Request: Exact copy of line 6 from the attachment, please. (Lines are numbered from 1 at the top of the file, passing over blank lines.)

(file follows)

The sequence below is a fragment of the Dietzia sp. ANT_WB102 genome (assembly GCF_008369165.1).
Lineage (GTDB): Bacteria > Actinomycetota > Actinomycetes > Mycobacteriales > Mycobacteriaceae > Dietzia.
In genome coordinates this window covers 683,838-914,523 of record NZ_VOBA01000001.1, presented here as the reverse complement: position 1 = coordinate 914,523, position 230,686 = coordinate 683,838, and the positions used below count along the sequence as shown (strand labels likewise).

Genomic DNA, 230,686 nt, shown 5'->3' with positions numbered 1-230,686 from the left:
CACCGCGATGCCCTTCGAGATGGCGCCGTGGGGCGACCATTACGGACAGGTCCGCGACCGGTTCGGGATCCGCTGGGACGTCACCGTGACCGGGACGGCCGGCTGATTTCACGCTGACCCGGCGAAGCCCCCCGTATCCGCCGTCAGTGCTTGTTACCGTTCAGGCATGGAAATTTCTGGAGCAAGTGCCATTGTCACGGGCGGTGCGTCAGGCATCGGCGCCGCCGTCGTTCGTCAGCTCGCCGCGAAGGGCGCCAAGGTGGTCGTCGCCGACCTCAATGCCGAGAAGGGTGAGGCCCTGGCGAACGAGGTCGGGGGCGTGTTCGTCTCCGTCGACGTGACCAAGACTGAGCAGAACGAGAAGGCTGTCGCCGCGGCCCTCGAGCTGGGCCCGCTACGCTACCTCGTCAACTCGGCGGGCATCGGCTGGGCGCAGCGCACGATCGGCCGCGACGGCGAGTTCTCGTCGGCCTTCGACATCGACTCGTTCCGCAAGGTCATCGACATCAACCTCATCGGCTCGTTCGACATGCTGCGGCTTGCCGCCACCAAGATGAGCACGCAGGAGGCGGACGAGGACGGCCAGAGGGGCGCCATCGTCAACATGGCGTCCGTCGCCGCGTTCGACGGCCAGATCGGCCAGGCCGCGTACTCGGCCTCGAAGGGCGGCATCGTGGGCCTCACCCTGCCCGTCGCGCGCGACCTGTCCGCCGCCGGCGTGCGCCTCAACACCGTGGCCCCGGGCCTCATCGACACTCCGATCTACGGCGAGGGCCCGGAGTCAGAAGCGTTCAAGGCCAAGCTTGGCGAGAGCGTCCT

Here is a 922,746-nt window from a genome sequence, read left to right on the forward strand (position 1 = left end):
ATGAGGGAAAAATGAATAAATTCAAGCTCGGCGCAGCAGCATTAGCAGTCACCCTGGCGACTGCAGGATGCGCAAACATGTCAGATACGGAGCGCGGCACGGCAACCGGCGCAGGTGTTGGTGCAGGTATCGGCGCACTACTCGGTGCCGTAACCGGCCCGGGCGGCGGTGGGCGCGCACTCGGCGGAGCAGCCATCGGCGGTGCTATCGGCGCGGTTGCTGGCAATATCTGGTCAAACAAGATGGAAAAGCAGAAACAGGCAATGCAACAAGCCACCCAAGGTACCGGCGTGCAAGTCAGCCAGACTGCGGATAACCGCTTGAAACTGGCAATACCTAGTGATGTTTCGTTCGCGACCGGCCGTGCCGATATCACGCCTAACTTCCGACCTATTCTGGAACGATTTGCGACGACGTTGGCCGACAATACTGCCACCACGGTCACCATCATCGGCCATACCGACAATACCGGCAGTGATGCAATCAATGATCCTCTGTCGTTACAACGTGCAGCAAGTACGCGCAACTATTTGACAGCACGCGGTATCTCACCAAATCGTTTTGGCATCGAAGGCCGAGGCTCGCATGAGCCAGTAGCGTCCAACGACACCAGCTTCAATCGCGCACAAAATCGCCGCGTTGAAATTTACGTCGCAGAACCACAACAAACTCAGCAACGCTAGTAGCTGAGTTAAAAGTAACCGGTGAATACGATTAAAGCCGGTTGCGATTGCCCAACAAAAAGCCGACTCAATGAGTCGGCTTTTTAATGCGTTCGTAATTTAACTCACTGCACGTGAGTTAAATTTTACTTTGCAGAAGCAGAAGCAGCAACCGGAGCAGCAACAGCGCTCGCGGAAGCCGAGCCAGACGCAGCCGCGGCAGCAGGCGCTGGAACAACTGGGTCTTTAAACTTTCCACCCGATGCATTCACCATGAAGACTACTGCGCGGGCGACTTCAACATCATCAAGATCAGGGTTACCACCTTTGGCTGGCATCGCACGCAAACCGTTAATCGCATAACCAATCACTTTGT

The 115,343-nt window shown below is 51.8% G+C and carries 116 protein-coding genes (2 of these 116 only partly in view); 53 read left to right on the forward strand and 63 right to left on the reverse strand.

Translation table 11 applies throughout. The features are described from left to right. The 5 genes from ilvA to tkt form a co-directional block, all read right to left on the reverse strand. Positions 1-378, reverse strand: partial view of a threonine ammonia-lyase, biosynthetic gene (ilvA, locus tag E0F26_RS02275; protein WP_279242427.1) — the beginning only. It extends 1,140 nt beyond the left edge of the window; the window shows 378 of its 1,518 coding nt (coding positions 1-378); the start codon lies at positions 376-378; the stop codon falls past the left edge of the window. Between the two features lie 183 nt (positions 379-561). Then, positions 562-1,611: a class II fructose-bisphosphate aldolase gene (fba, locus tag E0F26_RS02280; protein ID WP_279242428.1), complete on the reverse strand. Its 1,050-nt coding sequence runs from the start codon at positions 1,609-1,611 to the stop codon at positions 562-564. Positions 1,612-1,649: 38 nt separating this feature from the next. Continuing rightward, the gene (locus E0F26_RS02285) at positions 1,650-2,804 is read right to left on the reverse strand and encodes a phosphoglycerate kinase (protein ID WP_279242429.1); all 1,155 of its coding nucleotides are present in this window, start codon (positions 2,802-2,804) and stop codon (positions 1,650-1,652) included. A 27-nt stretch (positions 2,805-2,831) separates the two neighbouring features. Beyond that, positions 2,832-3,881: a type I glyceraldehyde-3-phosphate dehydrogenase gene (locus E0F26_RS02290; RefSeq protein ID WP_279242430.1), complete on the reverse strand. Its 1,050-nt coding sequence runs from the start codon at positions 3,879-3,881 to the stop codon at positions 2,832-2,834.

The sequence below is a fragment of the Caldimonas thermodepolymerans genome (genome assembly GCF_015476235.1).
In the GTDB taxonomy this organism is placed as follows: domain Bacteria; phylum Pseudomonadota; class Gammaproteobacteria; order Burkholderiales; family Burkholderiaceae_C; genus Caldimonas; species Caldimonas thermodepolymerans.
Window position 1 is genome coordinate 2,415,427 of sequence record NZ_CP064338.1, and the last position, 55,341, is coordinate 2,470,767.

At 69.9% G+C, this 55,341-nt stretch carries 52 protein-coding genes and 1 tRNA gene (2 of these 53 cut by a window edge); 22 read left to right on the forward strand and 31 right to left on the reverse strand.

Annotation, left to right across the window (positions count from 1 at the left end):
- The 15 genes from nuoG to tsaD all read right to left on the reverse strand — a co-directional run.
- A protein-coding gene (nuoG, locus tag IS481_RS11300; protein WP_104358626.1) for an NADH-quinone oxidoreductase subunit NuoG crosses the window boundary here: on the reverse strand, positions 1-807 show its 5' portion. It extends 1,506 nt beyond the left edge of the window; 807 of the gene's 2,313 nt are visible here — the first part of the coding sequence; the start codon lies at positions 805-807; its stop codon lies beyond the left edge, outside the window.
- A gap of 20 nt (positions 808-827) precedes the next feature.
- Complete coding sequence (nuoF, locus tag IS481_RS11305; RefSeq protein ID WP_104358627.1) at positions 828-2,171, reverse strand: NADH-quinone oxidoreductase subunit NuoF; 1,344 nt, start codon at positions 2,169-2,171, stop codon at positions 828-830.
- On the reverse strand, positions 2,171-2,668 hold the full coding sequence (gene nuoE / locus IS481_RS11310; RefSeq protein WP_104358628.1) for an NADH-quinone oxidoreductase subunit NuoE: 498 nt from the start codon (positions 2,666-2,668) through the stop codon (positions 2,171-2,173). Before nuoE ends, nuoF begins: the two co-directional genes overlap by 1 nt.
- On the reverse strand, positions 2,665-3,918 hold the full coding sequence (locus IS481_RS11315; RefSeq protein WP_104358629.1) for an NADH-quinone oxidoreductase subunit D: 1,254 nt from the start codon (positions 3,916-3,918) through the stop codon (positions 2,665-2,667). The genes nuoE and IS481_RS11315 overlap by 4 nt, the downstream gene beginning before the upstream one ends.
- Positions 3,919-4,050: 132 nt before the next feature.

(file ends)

Here is a 922,746-nt window from a genome sequence, read left to right on the forward strand (position 1 = left end):